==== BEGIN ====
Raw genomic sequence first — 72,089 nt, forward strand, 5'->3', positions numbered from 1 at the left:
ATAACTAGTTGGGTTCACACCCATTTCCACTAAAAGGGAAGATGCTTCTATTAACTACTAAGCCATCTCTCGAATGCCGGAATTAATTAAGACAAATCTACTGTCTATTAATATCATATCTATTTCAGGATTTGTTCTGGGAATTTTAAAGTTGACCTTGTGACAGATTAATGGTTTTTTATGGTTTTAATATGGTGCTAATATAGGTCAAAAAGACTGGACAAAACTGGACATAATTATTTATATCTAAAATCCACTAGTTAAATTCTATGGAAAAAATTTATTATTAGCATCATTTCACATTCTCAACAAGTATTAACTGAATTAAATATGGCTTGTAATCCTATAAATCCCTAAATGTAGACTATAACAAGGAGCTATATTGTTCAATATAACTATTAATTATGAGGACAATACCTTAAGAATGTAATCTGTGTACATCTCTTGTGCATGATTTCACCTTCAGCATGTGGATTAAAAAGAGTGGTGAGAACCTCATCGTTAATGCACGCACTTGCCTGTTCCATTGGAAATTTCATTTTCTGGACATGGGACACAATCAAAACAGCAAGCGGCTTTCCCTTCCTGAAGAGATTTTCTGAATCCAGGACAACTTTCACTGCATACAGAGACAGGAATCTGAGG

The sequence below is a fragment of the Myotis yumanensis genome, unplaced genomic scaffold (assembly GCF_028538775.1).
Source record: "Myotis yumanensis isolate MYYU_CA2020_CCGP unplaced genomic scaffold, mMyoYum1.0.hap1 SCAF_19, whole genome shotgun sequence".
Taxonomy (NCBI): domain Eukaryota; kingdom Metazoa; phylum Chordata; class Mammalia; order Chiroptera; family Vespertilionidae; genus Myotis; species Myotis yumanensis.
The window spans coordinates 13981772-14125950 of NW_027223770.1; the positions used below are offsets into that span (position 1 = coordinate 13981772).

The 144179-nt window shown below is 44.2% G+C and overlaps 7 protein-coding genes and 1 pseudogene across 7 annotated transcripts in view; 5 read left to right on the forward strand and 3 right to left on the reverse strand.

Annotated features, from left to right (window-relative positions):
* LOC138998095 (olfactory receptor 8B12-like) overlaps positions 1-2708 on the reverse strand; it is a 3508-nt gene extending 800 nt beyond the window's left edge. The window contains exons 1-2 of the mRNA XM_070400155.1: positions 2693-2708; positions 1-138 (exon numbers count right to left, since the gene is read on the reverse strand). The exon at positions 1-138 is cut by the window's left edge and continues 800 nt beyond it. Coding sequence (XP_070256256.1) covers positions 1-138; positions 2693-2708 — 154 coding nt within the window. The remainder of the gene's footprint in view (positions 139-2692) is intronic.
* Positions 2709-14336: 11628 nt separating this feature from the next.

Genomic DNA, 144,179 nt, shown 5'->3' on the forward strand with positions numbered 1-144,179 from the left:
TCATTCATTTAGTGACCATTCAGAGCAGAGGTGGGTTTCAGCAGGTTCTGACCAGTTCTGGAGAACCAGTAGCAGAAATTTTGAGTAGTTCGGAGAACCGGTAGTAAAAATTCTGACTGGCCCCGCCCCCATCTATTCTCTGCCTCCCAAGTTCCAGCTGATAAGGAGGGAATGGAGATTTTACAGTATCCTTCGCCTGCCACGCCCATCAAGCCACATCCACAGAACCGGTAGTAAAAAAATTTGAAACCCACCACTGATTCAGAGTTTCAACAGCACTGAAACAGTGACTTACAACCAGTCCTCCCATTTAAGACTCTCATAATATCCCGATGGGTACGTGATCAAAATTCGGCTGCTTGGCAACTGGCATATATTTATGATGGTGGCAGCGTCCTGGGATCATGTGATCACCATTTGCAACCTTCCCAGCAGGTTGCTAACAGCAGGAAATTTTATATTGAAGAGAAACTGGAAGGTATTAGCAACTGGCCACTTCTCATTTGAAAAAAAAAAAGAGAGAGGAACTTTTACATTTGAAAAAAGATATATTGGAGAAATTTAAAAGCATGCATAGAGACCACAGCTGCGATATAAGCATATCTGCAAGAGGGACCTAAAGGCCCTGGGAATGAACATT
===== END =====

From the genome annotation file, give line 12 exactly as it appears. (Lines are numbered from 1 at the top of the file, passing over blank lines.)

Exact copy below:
TCATTCATTTAGTGACCATTCAGAGCAGAGGTGGGTTTCAGCAGGTTCTGACCAGTTCTGGAGAACCAGTAGCAGAAATTTTGAGTAGTTCGGAGAACCGGTAGTAAAAATTCTGACTGGCCCCGCCCCCATCTATTCTCTGCCTCCCAAGTTCCAGCTGATAAGGAGGGAATGGAGATTTTACAGTATCCTTCGCCTGCCACGCCCATCAAGCCACATCCACAGAACCGGTAGTAAAAAAATTTGAAACCCACCACTGATTCAGAGTTTCAACAGCACTGAAACAGTGACTTACAACCAGTCCTCCCATTTAAGACTCTCATAATATCCCGATGGGTACGTGATCAAAATTCGGCTGCTTGGCAACTGGCATATATTTATGATGGTGGCAGCGTCCTGGGATCATGTGATCACCATTTGCAACCTTCCCAGCAGGTTGCTAACAGCAGGAAATTTTATATTGAAGAGAAACTGGAAGGTATTAGCAACTGGCCACTTCTCATTTGAAAAAAAAAAAGAGAGAGGAACTTTTACATTTGAAAAAAGATATATTGGAGAAATTTAAAAGCATGCATAGAGACCACAGCTGCGATATAAGCATATCTGCAAGAGGGACCTAAAGGCCCTGGGAATGAACATT